Katniss snorted as she shouldered by him. "You just keep telling yourself that, Finnick. Annie doesn't need my help to pick up bad habits. She just plays at being sweet and innocent because you have a thing for that. I know about the schoolgirl fantasy. Don't tempt me to make that knowledge public."
"Bite your tongue," he scolded. "The world ain't ready for that."
"Ready or not, here I come." She murmured as she ducked through the swinging door that led into the kitchen. "I'll give you a yell as soon as we're ready for you."
Finnick tossed her a crooked grin. "I'll be waiting. Watch six, Katniss."
"Always," she mouthed quietly. Giving him a nod, she let the door ease shut behind her.
An older woman sat at the work counter with her face buried in her hands. Muffled sobs leaked from between her tightly wound fingers. At the sound of the door, she sat up, daubing her eyes with a tattered napkin. Short snatches of breath and a voice more crumpled than the apron lying forgotten on her lap gave away her secret. She had been crying long and hard by the look of her. Katniss thumbed a card from her jacket pocket and proffered it. The woman took it and held it in trembling fingers; her eyes lost and hopeless.
"Sae, I'm very sorry for your loss. I know this has been difficult for you. My name is Katniss Everdeen. I'm a detective with the Panem Police Department. " She stuck her hands back in her pockets as she watched the woman carefully. The first conversation was inevitably the hardest. She didn't want to make the woman any more upset than she already was. She needed Sae to focus. The trick was to show respect for the woman's grief, but also to get a cogent account of what she had witnessed. The slightest slip up now could result in the perp getting a get out of jail card. It had to be done right. No mistakes. "Take your time. Gather your thoughts. When you're ready, please tell me what happened as clearly and concisely as you can."
Sae visibly swallowed, patted her eyes with the soaked napkin, and heaved a shaky sigh. "I got here about ten o'clock to close up. Everything looked just like it always did except Rue wasn't out front. I thought she was in the back, filling up the sugars or something. When I opened the door, I could see her lying on the floor. I called out to her but she didn't move." New tears leaked out and ran down her face as Sae fought for control. "She didn't move, didn't do anything. I got scared that maybe she'd fallen and got hurt so I ran over. When I saw her face, I screamed. I couldn't help it. She just looked so…" The woman's voice broke on a stifled sob as she covered her face with her hands once more.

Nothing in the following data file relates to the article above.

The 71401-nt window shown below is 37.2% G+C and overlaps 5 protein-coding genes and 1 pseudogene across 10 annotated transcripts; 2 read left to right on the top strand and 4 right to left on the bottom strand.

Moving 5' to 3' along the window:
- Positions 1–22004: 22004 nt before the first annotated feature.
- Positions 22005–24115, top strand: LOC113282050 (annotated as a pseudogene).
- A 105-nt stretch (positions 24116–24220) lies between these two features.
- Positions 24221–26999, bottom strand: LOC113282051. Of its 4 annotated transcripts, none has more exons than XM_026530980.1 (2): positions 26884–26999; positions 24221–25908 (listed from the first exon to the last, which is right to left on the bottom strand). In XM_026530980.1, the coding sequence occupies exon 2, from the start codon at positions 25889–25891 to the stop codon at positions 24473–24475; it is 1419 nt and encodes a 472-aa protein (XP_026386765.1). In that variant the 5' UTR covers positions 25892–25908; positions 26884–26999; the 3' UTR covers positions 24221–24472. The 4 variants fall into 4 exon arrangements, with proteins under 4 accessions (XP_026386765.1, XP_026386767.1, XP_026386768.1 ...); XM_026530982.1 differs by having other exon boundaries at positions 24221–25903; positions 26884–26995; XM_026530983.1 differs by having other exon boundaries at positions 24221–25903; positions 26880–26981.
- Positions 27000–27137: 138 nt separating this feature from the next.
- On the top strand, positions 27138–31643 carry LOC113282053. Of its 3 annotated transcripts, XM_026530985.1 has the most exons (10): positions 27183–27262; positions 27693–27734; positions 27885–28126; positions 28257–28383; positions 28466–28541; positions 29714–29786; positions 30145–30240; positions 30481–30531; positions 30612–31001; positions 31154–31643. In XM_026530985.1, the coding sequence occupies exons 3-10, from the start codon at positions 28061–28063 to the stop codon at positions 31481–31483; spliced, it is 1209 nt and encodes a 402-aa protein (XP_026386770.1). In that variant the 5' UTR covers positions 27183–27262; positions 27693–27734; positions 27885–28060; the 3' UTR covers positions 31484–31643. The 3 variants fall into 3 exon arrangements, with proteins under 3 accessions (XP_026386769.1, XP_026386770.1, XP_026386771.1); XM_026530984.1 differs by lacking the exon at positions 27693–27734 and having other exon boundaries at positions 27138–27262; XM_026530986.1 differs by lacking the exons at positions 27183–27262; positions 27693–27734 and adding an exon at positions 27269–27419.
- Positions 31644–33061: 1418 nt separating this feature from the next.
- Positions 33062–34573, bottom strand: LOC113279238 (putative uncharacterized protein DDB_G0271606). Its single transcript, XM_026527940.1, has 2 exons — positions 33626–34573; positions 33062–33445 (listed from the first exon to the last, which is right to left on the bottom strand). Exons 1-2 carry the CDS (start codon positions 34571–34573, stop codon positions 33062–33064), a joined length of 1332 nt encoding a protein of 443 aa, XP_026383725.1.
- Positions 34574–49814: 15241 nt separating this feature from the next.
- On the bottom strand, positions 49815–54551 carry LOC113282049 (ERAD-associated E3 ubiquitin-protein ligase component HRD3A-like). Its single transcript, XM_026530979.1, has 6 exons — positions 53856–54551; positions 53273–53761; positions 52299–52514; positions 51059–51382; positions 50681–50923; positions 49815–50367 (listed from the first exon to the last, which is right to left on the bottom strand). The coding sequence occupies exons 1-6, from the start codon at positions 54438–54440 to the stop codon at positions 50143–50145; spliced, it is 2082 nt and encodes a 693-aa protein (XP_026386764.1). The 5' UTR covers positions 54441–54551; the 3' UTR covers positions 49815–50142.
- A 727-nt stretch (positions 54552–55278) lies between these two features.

Katniss reached for a roll of paper towels sitting nearby and unwound a few. She folded them neatly together and tucked them gently into the distraught woman's hand. "Take a few minutes to compose yourself. I need to speak with my partner but I'll be right back. You take all the time you need." She smiled at the woman's grateful look before turning and walking deeper into the kitchen. She could see the body lying in the open area between the sink and the massive freezers that lined the back wall of the kitchen. Gale Hawthorne's lanky figure was propped up against one of the brushed steel doors as he held a cell phone up to his ear listening intently. He flicked a glance in her direction, waved her forward, and then turned his attention back to his phone. Katniss stilled herself, closing her eyes and taking deep fortifying breaths before she allowed herself to look.
The small form was horrible in its stillness. She lay as if sleeping on the cold, gray tiles of the kitchen, her hair spread out in a halo around her. Katniss stopped in the door and let her eyes sweep the scene. She was struck by the tableau. Death, she had learned, had many faces and forms. There was seldom any rhyme or reason to it.
This one was different. She lay gracefully on her side, hands loosely twined together as if in prayer, her face tilted toward the ceiling. There were no visible signs of violence except for the utter lack of movement. What took her back, what stole her breath was the girl's face. Painted with an artist's precision. A meaningless smile beamed from beneath wide, vacant eyes. A picture perfect doll.
"The Dollmaker," Gale observed grimly from behind her. Katniss nodded silently, her eyes locked on the girl before her. "That makes three. Dammit, how are we going to catch this guy?"
Katniss shook her head, feeling Gale's frustration as if it were her own. "I don't know. I just don't know."
End Part 1
A/N Watch six means "watch your back"... the phrase as well as the Dollmaker and facepainting belongs to Michael Connelly. This story is influenced by Mr. Connelly's book "The Concrete Blonde".